Posted by: robinsonwarner | October 13, 2009

The Sum of All Fears

You know the feeling.  Your hands get clammy and there’s a cold sweat on the back of your neck.  Denial creeps into your mind.  No, not now.  How could this be?  Yoou took every possible precaution.  People might suspect something if you act now.  You wring your hands together vigorously.  You’re on a hair trigger and there’s nothing you can do about it.  Before you know it, you’re out of your seat and sprinting down a long hallway.  Onlookers eye you strangely as you weave your way through the human traffic.  What’s the matter with you?   Well, you had to poop at the movies.

You’re not sure you’re going to make it and burst into the bathroom.  There’s a line.  Oh sweet holy razor blades, there’s a  line, but it’s a small one.  You have to go so badly that you’ve  accepted the possibility of crapping your pants.  All you can hope for is damage control.  Perhaps you can sew a pair of pants out of your socks?  Or, or or you could ask the stranger to run to JC Penney for you.  Maybe there will be a magic lamp in the stall that will be able to give you three wishes. 

Things are looking grim as you feel the final level of control raise its white flag.  Your body is fighting a losing battle against the elite cavalary of the Fecal Army.  Resistance is futile.  It is a matter of seconds now. 

But what is this?!  A stall at the end of the bathroom opens and the most beautiful person wearing a Star Trek t-shirt walks out of the stall.  You think it’s a bit unnecessary for this person to bring nachos into the stall but that’s not important right now.

You move as quickly as your condition permits.  You sit down and welcome sweet relief.  If Christmas, an orgasm and Oreos dipped in milk could be made into a feeling it would be this.  You didn’t… shit… your pants.  No humiliation.  No mess.  No psychological scarring.  Victorious fanfare might as well fill the bathroom and you offer an olive branch to your colon.  All is forgiven for the betrayal your body tried to perpetrate.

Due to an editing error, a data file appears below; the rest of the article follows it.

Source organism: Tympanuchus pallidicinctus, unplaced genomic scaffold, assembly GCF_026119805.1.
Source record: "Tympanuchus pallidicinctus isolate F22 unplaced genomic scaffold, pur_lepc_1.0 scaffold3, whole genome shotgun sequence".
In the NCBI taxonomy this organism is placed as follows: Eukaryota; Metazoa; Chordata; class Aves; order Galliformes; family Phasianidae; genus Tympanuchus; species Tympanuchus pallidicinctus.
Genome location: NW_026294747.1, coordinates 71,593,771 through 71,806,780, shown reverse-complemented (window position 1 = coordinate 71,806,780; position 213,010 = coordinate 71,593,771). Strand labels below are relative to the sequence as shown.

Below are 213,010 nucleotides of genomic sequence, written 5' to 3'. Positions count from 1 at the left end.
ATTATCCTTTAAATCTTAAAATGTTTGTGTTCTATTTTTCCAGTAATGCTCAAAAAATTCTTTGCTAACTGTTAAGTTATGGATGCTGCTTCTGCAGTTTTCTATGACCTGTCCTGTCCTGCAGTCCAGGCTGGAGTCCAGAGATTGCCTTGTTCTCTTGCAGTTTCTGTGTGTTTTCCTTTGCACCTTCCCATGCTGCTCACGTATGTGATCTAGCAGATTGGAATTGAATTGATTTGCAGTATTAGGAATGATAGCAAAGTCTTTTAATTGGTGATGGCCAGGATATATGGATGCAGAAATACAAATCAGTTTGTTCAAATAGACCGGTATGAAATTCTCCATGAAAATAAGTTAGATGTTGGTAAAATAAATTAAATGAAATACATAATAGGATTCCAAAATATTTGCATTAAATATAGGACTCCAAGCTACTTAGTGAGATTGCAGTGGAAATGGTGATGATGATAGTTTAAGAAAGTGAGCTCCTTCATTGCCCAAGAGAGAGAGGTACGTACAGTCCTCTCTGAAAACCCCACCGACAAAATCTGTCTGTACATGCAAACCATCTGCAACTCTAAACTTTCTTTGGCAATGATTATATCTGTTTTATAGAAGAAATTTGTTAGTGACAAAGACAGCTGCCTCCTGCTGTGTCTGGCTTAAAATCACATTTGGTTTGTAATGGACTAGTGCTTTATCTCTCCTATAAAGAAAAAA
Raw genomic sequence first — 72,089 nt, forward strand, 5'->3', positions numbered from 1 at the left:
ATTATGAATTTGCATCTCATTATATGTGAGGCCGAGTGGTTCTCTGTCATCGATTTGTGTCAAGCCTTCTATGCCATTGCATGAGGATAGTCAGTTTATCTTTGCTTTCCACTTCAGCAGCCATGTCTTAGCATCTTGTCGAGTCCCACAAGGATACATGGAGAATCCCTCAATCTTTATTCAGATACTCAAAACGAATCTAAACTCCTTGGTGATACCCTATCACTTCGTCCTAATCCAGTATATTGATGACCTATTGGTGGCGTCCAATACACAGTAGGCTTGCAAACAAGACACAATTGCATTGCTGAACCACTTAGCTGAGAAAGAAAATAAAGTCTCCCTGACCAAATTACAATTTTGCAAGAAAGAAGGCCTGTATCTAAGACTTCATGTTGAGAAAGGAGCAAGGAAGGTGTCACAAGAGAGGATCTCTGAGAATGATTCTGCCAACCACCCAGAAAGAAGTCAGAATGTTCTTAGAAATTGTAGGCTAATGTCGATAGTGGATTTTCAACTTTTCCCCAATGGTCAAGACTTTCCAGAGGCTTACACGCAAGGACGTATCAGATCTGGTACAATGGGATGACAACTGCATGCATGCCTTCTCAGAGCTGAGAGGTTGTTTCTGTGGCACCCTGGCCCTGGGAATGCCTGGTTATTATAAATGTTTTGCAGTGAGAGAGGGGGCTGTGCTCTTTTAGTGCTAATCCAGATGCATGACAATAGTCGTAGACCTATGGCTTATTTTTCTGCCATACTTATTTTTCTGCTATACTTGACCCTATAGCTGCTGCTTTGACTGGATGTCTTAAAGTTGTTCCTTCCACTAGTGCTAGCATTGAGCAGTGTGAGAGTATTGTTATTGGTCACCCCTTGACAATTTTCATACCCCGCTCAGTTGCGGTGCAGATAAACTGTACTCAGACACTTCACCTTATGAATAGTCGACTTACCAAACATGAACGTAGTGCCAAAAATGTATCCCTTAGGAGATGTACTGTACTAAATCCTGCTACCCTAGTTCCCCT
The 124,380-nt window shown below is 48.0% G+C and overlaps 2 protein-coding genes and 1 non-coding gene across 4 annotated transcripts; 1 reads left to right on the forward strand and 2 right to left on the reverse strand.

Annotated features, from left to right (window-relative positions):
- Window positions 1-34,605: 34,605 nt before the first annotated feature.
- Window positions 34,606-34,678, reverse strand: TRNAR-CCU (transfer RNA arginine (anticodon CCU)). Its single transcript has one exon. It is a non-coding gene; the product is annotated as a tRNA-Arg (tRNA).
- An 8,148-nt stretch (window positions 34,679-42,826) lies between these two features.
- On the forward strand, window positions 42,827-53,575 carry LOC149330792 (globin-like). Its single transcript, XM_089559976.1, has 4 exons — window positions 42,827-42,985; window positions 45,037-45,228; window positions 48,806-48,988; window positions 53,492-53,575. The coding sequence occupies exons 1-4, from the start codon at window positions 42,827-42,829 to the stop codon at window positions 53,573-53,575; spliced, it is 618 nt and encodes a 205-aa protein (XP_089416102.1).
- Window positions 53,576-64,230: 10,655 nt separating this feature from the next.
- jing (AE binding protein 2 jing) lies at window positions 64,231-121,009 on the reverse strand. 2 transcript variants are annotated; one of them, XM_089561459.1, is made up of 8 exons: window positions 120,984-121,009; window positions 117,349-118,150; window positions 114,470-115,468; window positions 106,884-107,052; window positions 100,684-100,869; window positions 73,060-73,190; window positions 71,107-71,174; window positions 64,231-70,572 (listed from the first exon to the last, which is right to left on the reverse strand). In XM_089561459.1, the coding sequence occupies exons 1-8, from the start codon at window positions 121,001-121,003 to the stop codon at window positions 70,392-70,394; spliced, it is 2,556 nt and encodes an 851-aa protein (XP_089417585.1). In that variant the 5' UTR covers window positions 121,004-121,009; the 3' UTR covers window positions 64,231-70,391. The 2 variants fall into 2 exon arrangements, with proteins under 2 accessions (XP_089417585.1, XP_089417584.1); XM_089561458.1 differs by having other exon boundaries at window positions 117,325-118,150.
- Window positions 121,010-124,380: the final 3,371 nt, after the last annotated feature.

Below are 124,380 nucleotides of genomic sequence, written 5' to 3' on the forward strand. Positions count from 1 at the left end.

You open your eyes, elated.  Something is wrong though.  You first check for toilet paper as your hand darts to the dispenser.  Resources are low, but it will be enough to get the pilgrims through the winter.  What could it be?

My my my!  What a spacious stall you’re in.  No, you can’t believe it.  How coul the fates be so cruel?  You’re in a handicap stall.  Should you move?  Should you be concerned?  What are the odds that someone with a wheelchair would actually need to use the stall?  Do people in wheelchairs even need to poop?  Do you need to stop and pick up eggs at the grocery store on the way home?

You go through your routine maintenance, ignoring the type of stall you’re in. Would it kill businesses to use toilet paper that doesn’t have a 67% sandpaper quotient?  For an industry that requires people be sitting down and be comfortable, these companies would only improve their caste by going for some toilet paper with aloe, you think.  Baby wipes might also be nice.  Better pick up milk and eggs.

You’re about ready to move on from the trauma when you hear the door open.  Cold, unforgiving science is making a squeaking noise.  Hoping, you muse that someone should really get some WD-40 for that door. 

And then you see it:  wheels.  Those stainless steel, immaculate wheels used for Satan’s chariot.  Why me?  If you believed in God you would ask Her why such awkwardness should be bestowed on you?  You’re still sitting, at your weakest, hoping that the occupant of the wheelchair might just be washing their hands or blowing their nose. 

Please let the chair stop before it gets to your stall.  You would rather see the feet of a sodomizing mange infested yeti than the wheels of this wheelchair.  Alas, the chair movesdown the length of the bathroom.  You slowly pull your pants up, open the door and look into the face of your accuser.  Now they know, you were using their stall.  You expect to have limestone thrown in your eyes.  The person stares at you in the doorway of the stall, “Everything all right?” they ask.  You nod your head, drop your left hip six inches and slowly limp out of the bathroom.

She totally bought it.  Sucker.

Wait, she?  Not again.

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